Available USB-PD Commercial Solutions

Implementing all the USB-C physical layer and protocol requirements from scratch would be a herculean feat and not something many engineers would be interested in doing unless their production volumes were incredibly high, to justify the engineering cost. Luckily, many silicon companies offer a broad portfolio of USB-PD ICs, with varying levels of integration and feature support.

Through Octopart's search features, we have found the following manufacturers offering USB-PD silicon, in alphabetical order:

  • Analog Devices,
  • Cypress Semiconductors,
  • Dialog Semiconductor,
  • Diodes inc,
  • Microchip,
  • NXP Semiconductors,
  • On Semiconductor,
  • Renesas,
  • Rohm,
  • ST Microelectronics,
  • Texas Instrument.

Undoubtedly, this list is non-exhaustive, with manufacturers launching USB-PD products at an ever-increasing speed. With the new 3.0 standard, updated and additional products are being released at a rapid rate.

Here are a few USB-PD integrated circuits that have caught my interest recently. I bought dev kits for several of these to further evaluate how they can be used in my upcoming projects:

  • STUSB4500: This IC is a popular and widely adopted solution for converting existing devices into USB-PD compatible sink. The IC does not require an external MCU, but you must use the I2C communication at least once during the first programming if you need a different voltage than 5V. A software called STSW-STUSB002 allows achieving this without writing a single line of code. If you want to connect it to an MCU, many open-source libraries are available on GitHub, such as ardnew/STUSB4500
  • STUSB4700: Source-only USB-PD controller, similar to STUSB4500.
  • STUSB1600: Base controller offer from ST. As the STUSB4500 and STUSB4700, it does not require an MCU.
  • TPS65983B: Flagship USB-PD controller from Texas Instruments. This IC includes countless features out-of-the-box, including PD3.0 Fast Role Swap support, both Source and Sink support. While, at 120 pages, the datasheet may look intimidating, it sure is a stimulating read that reflects the profound contribution of Texas Instruments to the standard.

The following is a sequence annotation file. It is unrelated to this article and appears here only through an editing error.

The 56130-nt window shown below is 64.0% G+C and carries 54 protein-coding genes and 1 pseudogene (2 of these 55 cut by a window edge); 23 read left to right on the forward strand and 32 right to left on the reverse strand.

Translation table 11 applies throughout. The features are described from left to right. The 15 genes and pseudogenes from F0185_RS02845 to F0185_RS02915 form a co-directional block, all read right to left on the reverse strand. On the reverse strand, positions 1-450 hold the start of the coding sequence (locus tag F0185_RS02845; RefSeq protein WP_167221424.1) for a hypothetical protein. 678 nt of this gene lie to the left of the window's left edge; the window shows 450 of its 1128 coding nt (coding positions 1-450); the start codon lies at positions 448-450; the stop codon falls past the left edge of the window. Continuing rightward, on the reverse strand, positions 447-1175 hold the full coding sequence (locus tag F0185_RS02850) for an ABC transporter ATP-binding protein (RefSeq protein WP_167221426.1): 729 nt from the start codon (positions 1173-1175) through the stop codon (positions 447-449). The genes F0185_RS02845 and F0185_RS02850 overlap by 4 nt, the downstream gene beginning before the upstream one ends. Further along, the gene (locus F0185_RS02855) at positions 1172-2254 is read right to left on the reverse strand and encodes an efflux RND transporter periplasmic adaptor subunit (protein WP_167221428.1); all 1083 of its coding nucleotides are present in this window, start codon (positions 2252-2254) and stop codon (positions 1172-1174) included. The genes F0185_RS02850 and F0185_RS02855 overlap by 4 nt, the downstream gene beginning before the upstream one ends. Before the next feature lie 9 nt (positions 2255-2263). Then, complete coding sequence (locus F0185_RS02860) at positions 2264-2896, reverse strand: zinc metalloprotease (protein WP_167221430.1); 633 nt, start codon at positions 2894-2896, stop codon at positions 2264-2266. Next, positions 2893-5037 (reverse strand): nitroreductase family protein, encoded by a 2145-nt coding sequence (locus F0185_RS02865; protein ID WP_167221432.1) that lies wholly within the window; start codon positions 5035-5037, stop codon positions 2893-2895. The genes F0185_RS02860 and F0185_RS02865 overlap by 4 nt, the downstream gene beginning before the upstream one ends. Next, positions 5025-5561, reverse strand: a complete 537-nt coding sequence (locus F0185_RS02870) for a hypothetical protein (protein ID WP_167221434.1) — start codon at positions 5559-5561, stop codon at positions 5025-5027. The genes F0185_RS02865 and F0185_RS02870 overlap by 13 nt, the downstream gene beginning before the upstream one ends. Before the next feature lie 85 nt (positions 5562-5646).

• FUSB302: If you have an I2C line to spare in your design, this minimalistic and affordable IC, part of ON Semiconductor portfolio, could be just what you need to add USB-PD source or sink capabilities to your design. It takes care of all the low-level communication.
  • TUSB422: This USB-C controller from Texas Instruments has just 9 pins in a BGA package, perfect for space-constrained applications.
  • STM32G0: STM32 Cortex M0+ MCUs that include a USB-PD controller. MCUs with integrated data and power have been announced for the second half of 2020.
  • TUSB321: In case your USB-PD device needs only 5V (and thus, max 15W and 3A), this is the IC to choose. Doesn’t require an MCU and can be configured with just a few external resistors, keeping your BOM cost down.

Regardless of your IC choice, remember always to double-check you have added all the necessary TVS Diodes. They’re easy to forget, and a USB connector is probably the most likely place for an ESD event in your product!


Whether you are working on consumer products or bespoke equipment, the USB-PD standard might be just what you need to add versatile power capabilities to your devices. For me, USB Power Delivery 3.0’s ability to negotiate a very wide range of voltages allows me to build schematics powered by USB, despite requiring unconventional voltages.

The enormous wattage that is available on request can facilitate rapid charging of even large multi-cell lithium polymer battery packs without the need for a separate battery charger. You’ll see a new project from me related to this soon, which utilizes USB Power Delivery for rapidly charging a cinematography battery without an external charger. You can see an implementation of this in my Cinematography Battery Pack with Integrated Charging project.

While the implementation is undoubtedly more intricate than a modest DC connector, customers will surely appreciate using your product through the same connector they use for everything else. In addition to the cost savings from potentially not needing to supply a power adapter for your device, it’s becoming expected that a device can plug into a USB port for power, even if not for communications. Using USB Power Delivery could offer a level of future-proofing for your device, as well as convenience.

Would you like to find out more about how Altium can help you with your next PCB design? Speak to an expert at Altium.

About Author

About Author

Mark Harris is an engineer's engineer, with over 16 years of diverse experience within the electronics industry, varying from aerospace and defense contracts to small product startups, hobbies and everything in between. Before moving to the United Kingdom, Mark was employed by one of the largest research organizations in Canada; every day brought a different project or challenge involving electronics, mechanics, and software. He also publishes the most extensive open source database library of components for Altium Designer called the Celestial Database Library. Mark has an affinity for open-source hardware and software and the innovative problem-solving required for the day-to-day challenges such projects offer. Electronics are passion; watching a product go from an idea to reality and start interacting with the world is a never-ending source of enjoyment. 

You can contact Mark directly at: